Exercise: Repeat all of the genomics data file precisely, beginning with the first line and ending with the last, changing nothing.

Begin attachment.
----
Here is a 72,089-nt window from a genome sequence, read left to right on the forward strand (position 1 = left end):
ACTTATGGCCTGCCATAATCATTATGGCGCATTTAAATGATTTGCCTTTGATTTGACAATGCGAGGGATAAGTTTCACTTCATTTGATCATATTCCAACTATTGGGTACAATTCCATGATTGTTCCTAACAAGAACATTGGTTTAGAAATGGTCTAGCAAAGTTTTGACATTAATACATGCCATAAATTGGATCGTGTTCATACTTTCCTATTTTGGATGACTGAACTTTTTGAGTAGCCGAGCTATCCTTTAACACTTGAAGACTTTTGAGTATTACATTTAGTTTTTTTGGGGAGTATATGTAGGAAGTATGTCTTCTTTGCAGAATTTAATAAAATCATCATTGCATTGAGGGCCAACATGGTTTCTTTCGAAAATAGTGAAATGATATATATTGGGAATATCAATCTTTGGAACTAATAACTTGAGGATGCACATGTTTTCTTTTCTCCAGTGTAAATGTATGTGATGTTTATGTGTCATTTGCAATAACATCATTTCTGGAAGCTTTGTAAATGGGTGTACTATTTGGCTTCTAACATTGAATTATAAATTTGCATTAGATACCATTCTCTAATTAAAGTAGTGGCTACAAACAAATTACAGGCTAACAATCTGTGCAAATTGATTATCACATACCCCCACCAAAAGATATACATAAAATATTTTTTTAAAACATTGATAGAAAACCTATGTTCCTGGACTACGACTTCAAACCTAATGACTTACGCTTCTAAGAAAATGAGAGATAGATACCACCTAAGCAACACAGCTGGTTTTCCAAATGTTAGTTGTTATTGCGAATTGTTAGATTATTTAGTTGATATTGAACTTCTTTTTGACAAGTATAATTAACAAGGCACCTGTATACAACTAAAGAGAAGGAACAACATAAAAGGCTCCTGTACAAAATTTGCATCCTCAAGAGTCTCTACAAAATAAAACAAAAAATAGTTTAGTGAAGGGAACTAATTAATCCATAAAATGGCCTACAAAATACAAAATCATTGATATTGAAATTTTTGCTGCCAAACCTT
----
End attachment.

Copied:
Here is a 72,089-nt window from a genome sequence, read left to right on the forward strand (position 1 = left end):
ACTTATGGCCTGCCATAATCATTATGGCGCATTTAAATGATTTGCCTTTGATTTGACAATGCGAGGGATAAGTTTCACTTCATTTGATCATATTCCAACTATTGGGTACAATTCCATGATTGTTCCTAACAAGAACATTGGTTTAGAAATGGTCTAGCAAAGTTTTGACATTAATACATGCCATAAATTGGATCGTGTTCATACTTTCCTATTTTGGATGACTGAACTTTTTGAGTAGCCGAGCTATCCTTTAACACTTGAAGACTTTTGAGTATTACATTTAGTTTTTTTGGGGAGTATATGTAGGAAGTATGTCTTCTTTGCAGAATTTAATAAAATCATCATTGCATTGAGGGCCAACATGGTTTCTTTCGAAAATAGTGAAATGATATATATTGGGAATATCAATCTTTGGAACTAATAACTTGAGGATGCACATGTTTTCTTTTCTCCAGTGTAAATGTATGTGATGTTTATGTGTCATTTGCAATAACATCATTTCTGGAAGCTTTGTAAATGGGTGTACTATTTGGCTTCTAACATTGAATTATAAATTTGCATTAGATACCATTCTCTAATTAAAGTAGTGGCTACAAACAAATTACAGGCTAACAATCTGTGCAAATTGATTATCACATACCCCCACCAAAAGATATACATAAAATATTTTTTTAAAACATTGATAGAAAACCTATGTTCCTGGACTACGACTTCAAACCTAATGACTTACGCTTCTAAGAAAATGAGAGATAGATACCACCTAAGCAACACAGCTGGTTTTCCAAATGTTAGTTGTTATTGCGAATTGTTAGATTATTTAGTTGATATTGAACTTCTTTTTGACAAGTATAATTAACAAGGCACCTGTATACAACTAAAGAGAAGGAACAACATAAAAGGCTCCTGTACAAAATTTGCATCCTCAAGAGTCTCTACAAAATAAAACAAAAAATAGTTTAGTGAAGGGAACTAATTAATCCATAAAATGGCCTACAAAATACAAAATCATTGATATTGAAATTTTTGCTGCCAAACCTT